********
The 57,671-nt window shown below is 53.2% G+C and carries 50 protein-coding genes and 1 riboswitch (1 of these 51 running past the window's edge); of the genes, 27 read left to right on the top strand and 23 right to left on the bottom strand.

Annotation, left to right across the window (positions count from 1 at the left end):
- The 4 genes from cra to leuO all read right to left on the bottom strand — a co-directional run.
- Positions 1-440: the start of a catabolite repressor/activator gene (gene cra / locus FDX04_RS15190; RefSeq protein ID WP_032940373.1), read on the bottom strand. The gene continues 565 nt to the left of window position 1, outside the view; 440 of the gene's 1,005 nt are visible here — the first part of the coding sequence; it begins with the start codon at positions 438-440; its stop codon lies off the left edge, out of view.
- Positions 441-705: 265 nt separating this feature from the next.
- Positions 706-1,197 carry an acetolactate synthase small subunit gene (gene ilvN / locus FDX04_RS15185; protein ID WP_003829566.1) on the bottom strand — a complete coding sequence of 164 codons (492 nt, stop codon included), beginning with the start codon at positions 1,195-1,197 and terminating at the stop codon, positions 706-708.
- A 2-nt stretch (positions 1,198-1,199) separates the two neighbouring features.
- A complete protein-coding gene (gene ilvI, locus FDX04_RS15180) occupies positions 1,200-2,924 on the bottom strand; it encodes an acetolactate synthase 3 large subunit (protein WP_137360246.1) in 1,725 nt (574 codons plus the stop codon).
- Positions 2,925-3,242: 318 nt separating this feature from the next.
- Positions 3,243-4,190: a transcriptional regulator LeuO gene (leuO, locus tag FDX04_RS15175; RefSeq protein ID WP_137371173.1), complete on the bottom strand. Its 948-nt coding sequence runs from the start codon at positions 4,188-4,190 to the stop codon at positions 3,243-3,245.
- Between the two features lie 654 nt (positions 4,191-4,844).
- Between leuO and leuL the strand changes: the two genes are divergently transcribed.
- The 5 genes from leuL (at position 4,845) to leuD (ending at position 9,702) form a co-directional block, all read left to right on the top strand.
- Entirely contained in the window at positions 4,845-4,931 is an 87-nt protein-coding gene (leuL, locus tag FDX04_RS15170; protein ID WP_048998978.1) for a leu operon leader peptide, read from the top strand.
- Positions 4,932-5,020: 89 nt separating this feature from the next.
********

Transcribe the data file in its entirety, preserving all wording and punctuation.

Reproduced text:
The 57,671-nt window shown below is 53.2% G+C and carries 50 protein-coding genes and 1 riboswitch (1 of these 51 running past the window's edge); of the genes, 27 read left to right on the top strand and 23 right to left on the bottom strand.

Annotation, left to right across the window (positions count from 1 at the left end):
- The 4 genes from cra to leuO all read right to left on the bottom strand — a co-directional run.
- Positions 1-440: the start of a catabolite repressor/activator gene (gene cra / locus FDX04_RS15190; RefSeq protein ID WP_032940373.1), read on the bottom strand. The gene continues 565 nt to the left of window position 1, outside the view; 440 of the gene's 1,005 nt are visible here — the first part of the coding sequence; it begins with the start codon at positions 438-440; its stop codon lies off the left edge, out of view.
- Positions 441-705: 265 nt separating this feature from the next.
- Positions 706-1,197 carry an acetolactate synthase small subunit gene (gene ilvN / locus FDX04_RS15185; protein ID WP_003829566.1) on the bottom strand — a complete coding sequence of 164 codons (492 nt, stop codon included), beginning with the start codon at positions 1,195-1,197 and terminating at the stop codon, positions 706-708.
- A 2-nt stretch (positions 1,198-1,199) separates the two neighbouring features.
- A complete protein-coding gene (gene ilvI, locus FDX04_RS15180) occupies positions 1,200-2,924 on the bottom strand; it encodes an acetolactate synthase 3 large subunit (protein WP_137360246.1) in 1,725 nt (574 codons plus the stop codon).
- Positions 2,925-3,242: 318 nt separating this feature from the next.
- Positions 3,243-4,190: a transcriptional regulator LeuO gene (leuO, locus tag FDX04_RS15175; RefSeq protein ID WP_137371173.1), complete on the bottom strand. Its 948-nt coding sequence runs from the start codon at positions 4,188-4,190 to the stop codon at positions 3,243-3,245.
- Between the two features lie 654 nt (positions 4,191-4,844).
- Between leuO and leuL the strand changes: the two genes are divergently transcribed.
- The 5 genes from leuL (at position 4,845) to leuD (ending at position 9,702) form a co-directional block, all read left to right on the top strand.
- Entirely contained in the window at positions 4,845-4,931 is an 87-nt protein-coding gene (leuL, locus tag FDX04_RS15170; protein ID WP_048998978.1) for a leu operon leader peptide, read from the top strand.
- Positions 4,932-5,020: 89 nt separating this feature from the next.